# CodingBat: Java. AP-1, Part I

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After the more demanding Array-3 section, AP-1 on CodingBat is much more relaxing as it reviews basic programming concepts, with a strong focus on array processing.

All solutions were successfully tested on 16 March 2013.

scoresIncreasing:

```public boolean scoresIncreasing(int[] scores) {
for (int i = 0; i <= scores.length - 2; i++)
if (scores[i] > scores[i + 1]) return false;
return true;
}
```

scores100:

```public boolean scores100(int[] scores) {
for (int i = 0; i <= scores.length - 2; i++)
if (scores[i] == 100 && scores[i + 1] == 100) return true;
return false;
}
```

scoresClump:

```public boolean scoresClump(int[] scores) {
if (scores.length > 2) {
for (int i = 0; i < scores.length - 2; i++) {
if (scores[i + 2] - scores[i] <= 2)
return true;
}
}
return false;
}
```

scoresAverage:

```public int scoresAverage(int[] scores) {
int first = average(scores, 0, scores.length / 2);
int second = average(scores, scores.length / 2, scores.length);
return Math.max(first, second);
}

private int average(int[] scores, int start, int end) {
int sum = 0;
int count = 0;
for (int i = start; i < end; i++) {
sum += scores[i];
count++;
}
return sum / count;
}
```

wordsCount:

```public int wordsCount(String[] words, int len) {
int count = 0;
for (int i = 0; i < words.length; i++)
if (words[i].length() == len) count++;
return count;
}
```

wordsFront:

```public String[] wordsFront(String[] words, int n) {
String[] newWords = new String[n];
for (int i = 0; i < n; i++)
newWords[i] = words[i];
return newWords;
}
```

wordsWithoutList:

```public List wordsWithoutList(String[] words, int len) {
List result = new ArrayList();
for (int i = 0; i < words.length; i++)
if (words[i].length() != len)
result.add(words[i]);
return result;
}
```

For further help with Coding Bat (Java), please check out my books. I am also available for tutoring.

## 11 thoughts on “CodingBat: Java. AP-1, Part I”

1. Alex Myers

I have a question about the scoresIncreasing. I tried doing it the other way and said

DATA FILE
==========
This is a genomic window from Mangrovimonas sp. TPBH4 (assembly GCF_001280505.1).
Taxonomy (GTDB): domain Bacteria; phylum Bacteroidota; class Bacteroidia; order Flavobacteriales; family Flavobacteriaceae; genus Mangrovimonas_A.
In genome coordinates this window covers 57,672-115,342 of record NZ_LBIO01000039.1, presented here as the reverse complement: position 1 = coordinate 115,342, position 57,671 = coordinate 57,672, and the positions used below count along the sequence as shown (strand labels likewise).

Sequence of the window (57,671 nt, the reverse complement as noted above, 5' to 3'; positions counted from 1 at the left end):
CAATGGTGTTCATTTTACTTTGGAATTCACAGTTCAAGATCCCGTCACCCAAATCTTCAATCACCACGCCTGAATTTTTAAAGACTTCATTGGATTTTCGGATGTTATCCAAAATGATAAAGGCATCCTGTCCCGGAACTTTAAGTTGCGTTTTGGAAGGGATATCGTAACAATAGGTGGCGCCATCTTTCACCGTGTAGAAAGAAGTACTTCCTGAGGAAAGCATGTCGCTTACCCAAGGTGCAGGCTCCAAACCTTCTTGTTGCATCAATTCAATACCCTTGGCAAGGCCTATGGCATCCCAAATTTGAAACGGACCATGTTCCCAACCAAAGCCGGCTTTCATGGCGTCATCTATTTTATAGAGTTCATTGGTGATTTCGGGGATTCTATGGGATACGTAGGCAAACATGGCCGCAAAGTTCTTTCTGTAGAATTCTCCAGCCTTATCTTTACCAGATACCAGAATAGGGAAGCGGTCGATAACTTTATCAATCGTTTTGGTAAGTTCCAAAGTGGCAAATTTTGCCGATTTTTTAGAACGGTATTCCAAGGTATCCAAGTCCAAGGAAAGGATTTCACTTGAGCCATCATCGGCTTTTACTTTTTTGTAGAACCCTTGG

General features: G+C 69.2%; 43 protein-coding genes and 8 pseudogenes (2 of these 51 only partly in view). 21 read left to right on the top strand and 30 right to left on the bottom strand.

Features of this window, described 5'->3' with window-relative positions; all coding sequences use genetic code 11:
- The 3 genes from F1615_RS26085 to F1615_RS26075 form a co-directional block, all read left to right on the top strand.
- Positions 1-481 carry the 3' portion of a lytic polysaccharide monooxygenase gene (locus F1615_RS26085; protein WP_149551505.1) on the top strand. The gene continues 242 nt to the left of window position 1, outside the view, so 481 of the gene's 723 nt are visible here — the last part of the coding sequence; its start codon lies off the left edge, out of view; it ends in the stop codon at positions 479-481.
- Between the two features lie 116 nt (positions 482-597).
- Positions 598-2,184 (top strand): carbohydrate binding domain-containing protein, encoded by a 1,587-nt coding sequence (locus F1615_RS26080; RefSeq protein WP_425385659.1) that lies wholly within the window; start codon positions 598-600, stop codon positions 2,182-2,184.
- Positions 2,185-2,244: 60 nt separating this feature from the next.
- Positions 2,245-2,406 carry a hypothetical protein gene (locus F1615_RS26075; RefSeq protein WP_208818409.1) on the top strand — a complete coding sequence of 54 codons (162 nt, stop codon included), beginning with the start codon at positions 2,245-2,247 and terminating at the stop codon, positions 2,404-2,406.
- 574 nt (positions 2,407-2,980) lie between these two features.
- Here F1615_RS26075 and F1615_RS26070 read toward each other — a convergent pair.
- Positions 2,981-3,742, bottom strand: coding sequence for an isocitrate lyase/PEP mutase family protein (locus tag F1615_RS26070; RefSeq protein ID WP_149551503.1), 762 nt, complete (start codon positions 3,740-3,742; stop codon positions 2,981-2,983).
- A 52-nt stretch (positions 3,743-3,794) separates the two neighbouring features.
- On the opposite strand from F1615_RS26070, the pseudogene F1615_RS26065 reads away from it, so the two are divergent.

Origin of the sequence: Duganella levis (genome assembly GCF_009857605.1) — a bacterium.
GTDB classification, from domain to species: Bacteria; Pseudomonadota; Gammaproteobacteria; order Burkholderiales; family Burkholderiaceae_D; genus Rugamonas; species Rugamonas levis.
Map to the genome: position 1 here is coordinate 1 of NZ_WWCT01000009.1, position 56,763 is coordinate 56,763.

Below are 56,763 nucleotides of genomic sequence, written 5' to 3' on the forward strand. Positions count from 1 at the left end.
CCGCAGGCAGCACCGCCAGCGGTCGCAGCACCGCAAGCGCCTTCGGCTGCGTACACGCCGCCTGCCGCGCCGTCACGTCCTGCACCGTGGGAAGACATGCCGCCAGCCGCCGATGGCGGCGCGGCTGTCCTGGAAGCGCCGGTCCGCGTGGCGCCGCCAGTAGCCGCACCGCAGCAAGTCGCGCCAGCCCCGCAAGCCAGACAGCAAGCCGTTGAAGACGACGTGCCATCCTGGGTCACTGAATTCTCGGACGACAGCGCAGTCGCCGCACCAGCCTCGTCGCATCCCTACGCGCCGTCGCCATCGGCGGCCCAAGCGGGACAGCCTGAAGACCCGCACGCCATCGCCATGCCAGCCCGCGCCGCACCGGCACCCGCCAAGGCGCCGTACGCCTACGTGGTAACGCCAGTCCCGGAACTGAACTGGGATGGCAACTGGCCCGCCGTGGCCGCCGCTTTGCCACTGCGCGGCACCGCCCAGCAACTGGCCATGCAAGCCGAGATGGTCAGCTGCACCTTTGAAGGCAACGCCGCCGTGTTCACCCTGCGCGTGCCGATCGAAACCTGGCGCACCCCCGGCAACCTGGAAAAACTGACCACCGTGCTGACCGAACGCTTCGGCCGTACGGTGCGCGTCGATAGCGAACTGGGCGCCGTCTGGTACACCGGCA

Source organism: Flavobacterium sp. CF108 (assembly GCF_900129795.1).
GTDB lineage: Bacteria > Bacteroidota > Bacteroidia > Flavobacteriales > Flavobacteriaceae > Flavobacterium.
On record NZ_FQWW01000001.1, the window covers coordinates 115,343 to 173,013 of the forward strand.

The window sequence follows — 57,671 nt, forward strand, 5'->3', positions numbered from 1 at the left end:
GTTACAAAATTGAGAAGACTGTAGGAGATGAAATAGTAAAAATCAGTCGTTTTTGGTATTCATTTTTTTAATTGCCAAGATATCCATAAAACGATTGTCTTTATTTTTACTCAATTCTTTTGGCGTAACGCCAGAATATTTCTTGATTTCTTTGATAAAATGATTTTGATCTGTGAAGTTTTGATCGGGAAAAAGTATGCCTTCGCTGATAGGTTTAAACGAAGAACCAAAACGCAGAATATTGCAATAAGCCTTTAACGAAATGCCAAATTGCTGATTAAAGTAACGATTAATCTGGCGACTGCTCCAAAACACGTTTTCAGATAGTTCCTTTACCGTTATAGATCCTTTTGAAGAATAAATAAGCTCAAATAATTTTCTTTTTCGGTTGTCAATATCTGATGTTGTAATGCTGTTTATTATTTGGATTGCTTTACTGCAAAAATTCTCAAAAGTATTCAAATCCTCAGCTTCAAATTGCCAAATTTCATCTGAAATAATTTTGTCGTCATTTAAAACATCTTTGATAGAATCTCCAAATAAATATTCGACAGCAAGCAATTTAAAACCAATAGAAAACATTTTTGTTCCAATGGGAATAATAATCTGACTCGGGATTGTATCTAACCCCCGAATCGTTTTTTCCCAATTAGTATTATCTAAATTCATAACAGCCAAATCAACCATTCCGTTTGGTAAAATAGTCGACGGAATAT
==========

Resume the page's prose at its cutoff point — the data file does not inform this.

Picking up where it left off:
if(scores[i] < scores[i + 1])
return true;
and put return false outside of the loop. However when i did this some of the outputs were wrong.
Why is this?

thank you.

1. Gregor Ulm Post author

This doesn’t work because you will then return ‘true’ as soon as you’ve found one (!) instance where the scores are increasing. You’re supposed to check whether the scores are increasing in the entire array, though.

2. Matt

For scoresClump, only the following part is needed for the if statement as the scores are ordered:
if (scores[i+2]-scores[i]<=2){

1. Gregor Ulm Post author

Thanks for pointing this out. I’ll edit my solution.

1. Rickyg

In ScoresClump, the if statement is redundant. Isn’t it? If the length is less than 3, it won’t get into for statement and return false anyway, right?

3. Michael Pearson

For scores increasing the for-loop has to have scores.increasing-1 not -2

1. Gregor Ulm Post author

You’re mistaken. I think you should spend some more time thinking about what the code does.

4. Rickyg

On scores average problem, what do you think of eliminating the counter (count) and replacing it with (end-start) on return statement?

5. Shubhranshu Mishra

For the scores program, I am wondering why it has to be scores.length – 2 instead of scores.length -1?

1. Gregor Ulm Post author

What do you think will happen if you use “scores.length – 1”?

6. Frsco

My solution to scoresClump is slightly choppier and messier than yours, but it still works:
public boolean scoresClump(int[] scores) {
for (int i=0;i<scores.length-2;i++) {
if (scores[i+2] – scores[i+1] <= 2 && scores[i+2] – scores[i] <= 2) return true;
}
return false;
}
If there is a way to better optimize the flow of the code, let me know!

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